I found the break worked well and secured the stroller in place when you didn’t want the little one to wheel away. It’s a simple foot break mechanism which you either push up or push down. The stroller hood provides some cover which was good when we had light rain or a bit of sun, but it’s not the biggest thing in the world – I’d have perhaps liked to have seen it fold further over the seat. Again, this isn’t a particular issue, more a preference.
I’ve already touched on the slight annoyance surrounding the straps and buckles – this only got more annoying as the holiday went on, particularly if Baby L was moving around a lot or crying. In addition, I found the shoulder straps to be a little loose. Baby L isn’t the biggest of babies, but there was a lot of slack in the shoulder straps even when on the tightest setting. This mean that her head was a little wobbly, particularly when sleeping! Again, this is nothing major because the five-point harness means she was secured at all times.
I can imagine that the colour would be a topic of disagreement. As you can see from the photos, it is black and yellow stripes, which at times, makes you feel like you are pushing a giant wasp. However, personally I quite like the colour, particularly the bright yellow wheels. This model of the Sneaker is called Primary Yellow, however there is also another version available in blue and black, which is called Ticket.
Although I quite liked the colour, there are quite a lot of slogans, logos and branding all over the Koochi, which at times, did make me feel like I was pushing a walking billboard. I’d personally like to see quite a lot of this removed as it’s a bit in your face. The thing I did learn about the design and colouring though is that matching it up with a multi-coloured, striped coat, like the missus did, creates an interesting look!
The Sneaker costs £110 and is available directly from Koochi, or from a number of other retailers such as Amazon, Mothercare and Tesco. For me, this is well worth the money and I’d be more than happy to spend this amount on a stroller with all of the features that it has. It didn’t feel cheap, flimsy or rickety like I feared which was a massive bonus for the price.
There’s a huge range of options when it comes to umbrella-fold strollers, so it all comes down to what you want. You could be paying as little as £25, but obviously for this you’re getting something no better than a shopping trolley! For me, £110 is a good price for a lightweight stroller that does much more than basic models.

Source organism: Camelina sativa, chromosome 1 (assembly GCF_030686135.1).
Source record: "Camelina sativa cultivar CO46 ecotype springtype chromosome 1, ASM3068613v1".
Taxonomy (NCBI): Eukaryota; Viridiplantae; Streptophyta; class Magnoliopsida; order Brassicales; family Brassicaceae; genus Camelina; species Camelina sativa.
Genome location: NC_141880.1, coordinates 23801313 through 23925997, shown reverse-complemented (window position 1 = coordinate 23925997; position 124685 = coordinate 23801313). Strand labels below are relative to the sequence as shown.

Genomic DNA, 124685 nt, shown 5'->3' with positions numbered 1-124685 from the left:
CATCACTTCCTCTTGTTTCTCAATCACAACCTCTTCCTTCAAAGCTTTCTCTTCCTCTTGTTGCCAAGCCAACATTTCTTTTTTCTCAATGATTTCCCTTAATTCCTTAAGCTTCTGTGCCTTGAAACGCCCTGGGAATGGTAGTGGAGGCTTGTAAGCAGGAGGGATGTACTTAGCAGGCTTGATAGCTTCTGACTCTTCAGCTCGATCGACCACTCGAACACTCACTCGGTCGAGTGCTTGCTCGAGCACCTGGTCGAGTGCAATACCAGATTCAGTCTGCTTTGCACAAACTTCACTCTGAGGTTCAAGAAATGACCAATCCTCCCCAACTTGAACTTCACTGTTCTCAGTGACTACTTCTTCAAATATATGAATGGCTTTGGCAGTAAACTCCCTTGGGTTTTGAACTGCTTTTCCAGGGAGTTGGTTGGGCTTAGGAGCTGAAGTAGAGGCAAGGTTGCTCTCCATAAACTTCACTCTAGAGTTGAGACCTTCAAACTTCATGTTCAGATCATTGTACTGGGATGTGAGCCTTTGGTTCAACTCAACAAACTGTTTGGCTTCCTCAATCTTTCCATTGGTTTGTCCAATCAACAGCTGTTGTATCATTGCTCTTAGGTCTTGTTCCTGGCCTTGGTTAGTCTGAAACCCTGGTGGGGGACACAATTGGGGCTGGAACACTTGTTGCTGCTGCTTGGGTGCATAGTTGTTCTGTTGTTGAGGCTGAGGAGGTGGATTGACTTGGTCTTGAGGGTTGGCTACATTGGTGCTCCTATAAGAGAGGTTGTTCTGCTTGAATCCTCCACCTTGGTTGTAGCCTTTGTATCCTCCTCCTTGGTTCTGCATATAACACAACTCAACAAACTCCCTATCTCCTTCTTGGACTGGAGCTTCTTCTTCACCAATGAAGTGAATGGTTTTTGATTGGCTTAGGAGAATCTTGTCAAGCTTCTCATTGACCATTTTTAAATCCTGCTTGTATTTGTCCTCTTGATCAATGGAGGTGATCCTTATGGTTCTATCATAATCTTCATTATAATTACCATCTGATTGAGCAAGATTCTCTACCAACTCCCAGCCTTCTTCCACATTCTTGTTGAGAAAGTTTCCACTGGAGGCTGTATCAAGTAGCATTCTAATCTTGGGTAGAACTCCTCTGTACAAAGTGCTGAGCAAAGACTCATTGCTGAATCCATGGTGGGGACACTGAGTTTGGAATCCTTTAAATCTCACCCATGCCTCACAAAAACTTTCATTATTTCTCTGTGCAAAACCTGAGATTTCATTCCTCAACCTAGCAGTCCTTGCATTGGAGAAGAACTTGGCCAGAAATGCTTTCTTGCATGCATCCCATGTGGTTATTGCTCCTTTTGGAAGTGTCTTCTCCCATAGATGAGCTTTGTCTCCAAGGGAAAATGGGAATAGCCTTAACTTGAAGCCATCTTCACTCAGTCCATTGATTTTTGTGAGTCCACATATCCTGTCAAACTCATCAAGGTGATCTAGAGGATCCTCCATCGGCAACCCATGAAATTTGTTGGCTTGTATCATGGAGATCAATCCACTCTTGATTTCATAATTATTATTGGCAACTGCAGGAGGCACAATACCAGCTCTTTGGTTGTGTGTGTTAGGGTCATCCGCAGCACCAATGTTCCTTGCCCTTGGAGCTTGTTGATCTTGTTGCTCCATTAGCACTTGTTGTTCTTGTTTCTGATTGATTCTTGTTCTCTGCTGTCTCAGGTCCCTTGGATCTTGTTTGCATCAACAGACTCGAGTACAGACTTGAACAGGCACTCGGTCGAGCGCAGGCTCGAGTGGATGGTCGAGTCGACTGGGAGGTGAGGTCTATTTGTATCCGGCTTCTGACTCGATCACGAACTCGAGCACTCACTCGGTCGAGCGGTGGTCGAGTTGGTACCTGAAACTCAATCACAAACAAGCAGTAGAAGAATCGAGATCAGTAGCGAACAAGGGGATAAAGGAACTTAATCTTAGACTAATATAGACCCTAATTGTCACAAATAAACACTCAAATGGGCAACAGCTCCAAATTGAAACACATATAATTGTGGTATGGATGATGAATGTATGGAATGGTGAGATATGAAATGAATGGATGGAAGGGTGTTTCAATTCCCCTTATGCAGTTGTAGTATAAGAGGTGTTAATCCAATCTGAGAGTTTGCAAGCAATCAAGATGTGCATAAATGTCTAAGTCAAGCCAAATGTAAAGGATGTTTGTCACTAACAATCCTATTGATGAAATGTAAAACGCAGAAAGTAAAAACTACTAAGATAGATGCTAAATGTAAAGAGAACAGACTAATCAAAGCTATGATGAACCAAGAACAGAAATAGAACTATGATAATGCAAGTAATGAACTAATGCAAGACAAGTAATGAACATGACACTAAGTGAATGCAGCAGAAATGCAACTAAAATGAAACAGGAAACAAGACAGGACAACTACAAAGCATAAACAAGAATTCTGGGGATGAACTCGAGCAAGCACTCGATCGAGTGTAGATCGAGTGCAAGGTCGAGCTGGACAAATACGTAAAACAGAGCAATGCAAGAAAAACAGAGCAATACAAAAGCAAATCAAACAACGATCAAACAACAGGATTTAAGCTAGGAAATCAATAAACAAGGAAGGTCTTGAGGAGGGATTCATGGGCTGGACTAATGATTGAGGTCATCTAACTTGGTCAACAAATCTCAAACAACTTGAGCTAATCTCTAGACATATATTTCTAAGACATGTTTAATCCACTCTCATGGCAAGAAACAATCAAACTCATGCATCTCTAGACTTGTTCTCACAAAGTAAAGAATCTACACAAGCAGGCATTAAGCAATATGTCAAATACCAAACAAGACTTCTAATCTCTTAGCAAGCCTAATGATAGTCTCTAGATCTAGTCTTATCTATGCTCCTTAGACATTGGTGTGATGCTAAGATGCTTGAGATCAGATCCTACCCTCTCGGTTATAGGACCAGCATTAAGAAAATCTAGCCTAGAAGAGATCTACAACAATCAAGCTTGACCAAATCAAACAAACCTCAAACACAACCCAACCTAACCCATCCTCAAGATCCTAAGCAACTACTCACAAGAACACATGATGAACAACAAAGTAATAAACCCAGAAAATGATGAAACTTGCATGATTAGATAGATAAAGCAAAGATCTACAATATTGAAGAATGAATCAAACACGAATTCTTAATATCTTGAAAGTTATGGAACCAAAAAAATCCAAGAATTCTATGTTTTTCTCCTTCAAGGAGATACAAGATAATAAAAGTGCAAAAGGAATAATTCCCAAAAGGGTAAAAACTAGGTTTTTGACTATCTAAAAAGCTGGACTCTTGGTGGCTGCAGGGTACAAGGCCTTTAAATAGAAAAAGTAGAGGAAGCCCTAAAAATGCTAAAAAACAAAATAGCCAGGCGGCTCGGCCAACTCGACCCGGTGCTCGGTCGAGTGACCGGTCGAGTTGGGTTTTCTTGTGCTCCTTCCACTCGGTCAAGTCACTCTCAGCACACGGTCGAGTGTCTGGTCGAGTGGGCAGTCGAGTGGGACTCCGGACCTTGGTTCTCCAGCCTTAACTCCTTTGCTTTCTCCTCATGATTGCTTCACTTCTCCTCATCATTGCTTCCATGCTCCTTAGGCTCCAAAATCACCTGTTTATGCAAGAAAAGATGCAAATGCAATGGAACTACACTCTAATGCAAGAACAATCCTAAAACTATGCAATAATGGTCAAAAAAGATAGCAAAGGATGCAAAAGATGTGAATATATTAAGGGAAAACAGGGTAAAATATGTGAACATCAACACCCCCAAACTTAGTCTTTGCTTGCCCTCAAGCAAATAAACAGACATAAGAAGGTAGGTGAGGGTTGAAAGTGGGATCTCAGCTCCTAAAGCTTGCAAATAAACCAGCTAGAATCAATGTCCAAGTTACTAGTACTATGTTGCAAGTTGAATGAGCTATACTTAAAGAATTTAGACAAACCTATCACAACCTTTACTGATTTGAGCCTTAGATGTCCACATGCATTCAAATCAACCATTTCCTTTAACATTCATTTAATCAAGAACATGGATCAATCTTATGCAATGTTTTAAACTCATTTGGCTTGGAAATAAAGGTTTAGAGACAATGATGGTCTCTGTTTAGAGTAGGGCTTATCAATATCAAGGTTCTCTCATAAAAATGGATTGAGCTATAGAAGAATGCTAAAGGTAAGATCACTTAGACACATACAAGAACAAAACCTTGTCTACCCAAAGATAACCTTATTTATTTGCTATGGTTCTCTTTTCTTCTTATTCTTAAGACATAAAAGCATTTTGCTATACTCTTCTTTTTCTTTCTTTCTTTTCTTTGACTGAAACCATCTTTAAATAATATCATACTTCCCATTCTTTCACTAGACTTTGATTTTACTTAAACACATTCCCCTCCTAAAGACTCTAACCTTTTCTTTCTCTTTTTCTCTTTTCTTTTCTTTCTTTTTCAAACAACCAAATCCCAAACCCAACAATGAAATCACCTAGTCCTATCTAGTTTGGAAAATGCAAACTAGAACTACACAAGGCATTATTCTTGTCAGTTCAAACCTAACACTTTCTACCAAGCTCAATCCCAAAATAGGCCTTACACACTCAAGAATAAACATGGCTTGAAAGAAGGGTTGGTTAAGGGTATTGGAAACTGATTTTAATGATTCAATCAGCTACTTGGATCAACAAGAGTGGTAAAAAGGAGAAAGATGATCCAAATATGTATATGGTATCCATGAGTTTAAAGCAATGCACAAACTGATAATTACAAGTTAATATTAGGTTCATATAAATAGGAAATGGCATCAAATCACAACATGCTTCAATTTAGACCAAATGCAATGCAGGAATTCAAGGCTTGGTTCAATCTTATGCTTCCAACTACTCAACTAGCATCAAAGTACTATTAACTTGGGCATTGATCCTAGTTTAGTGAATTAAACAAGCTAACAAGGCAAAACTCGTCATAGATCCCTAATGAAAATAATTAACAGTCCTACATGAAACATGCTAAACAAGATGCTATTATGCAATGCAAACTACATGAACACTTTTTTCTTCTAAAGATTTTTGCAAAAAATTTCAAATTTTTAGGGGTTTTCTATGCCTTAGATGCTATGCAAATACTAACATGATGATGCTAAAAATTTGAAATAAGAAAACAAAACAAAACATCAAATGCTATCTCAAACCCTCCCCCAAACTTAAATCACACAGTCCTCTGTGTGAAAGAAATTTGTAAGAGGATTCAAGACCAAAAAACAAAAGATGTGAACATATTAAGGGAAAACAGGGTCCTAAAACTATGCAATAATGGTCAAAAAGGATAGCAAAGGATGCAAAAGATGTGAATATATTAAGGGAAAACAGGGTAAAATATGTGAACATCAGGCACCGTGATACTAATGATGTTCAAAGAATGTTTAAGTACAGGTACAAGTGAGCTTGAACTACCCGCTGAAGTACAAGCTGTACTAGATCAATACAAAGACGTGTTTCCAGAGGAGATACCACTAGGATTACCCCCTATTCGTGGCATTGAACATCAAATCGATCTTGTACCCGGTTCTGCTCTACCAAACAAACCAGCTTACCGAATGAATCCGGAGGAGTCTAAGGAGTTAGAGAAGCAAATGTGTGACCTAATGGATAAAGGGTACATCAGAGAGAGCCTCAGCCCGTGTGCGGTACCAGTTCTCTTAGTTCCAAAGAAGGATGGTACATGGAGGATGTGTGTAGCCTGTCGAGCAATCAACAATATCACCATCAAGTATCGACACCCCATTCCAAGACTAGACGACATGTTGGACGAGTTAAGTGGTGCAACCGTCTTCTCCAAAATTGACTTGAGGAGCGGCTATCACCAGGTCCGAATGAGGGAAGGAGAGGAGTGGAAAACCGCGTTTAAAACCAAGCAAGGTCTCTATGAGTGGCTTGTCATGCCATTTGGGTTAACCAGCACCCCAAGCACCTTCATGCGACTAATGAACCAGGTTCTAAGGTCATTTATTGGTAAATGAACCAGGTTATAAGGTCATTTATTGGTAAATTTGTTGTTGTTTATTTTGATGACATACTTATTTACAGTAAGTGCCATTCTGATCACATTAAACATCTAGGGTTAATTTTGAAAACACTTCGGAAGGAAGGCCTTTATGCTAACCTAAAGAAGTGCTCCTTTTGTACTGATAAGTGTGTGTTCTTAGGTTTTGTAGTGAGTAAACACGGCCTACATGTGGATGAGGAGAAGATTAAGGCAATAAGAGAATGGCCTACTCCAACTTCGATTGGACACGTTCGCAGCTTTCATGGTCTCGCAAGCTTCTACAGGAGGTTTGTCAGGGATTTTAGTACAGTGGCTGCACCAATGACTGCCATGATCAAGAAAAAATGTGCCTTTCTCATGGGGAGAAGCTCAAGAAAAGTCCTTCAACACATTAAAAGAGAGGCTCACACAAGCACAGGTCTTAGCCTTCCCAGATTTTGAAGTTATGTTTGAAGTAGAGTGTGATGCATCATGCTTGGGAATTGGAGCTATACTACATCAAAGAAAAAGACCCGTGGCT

All in all, we really liked the Koochi Sneaker and it massively helped us on our short break. It met all six of the requirements I set out at the start of this post (lightweight, flat fold, recline, solid, look decent, around £100), so I have no qualms as it did exactly what we wanted it to do. I’m really pleased that we had the opportunity to try it out, I have no reservations about using it for future trips and I’d recommend it to anyone else looking for this type of pushchair.
I’ve touched on a few annoyances, with the main ones being that the removable chest and tummy pads come off very easily and the (sometimes) difficulty of connecting the straps together prior to placing in the buckle. However, I can live with the hassle of these because it excels in plenty of other more important areas such as comfort, ease and sturdiness. Yes, compared to a £500 pushchair, it is not as good, but that is totally to be expected as it is catering for a different market.
If you want a cheap, lightweight, umbrella-fold stroller for the occasional trip out or for a holiday, then I personally don’t think there’s many other pushchairs which would do a better job than the Koochi Stroller.
The DADventurer Star Rating
4.5 out of 5 Stars
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N.B. This review was written by me (Dave) and represents my honest opinion of the product. The Sneaker stroller was sent to me by Koochi with the purpose of writing an honest product review in exchange for the product.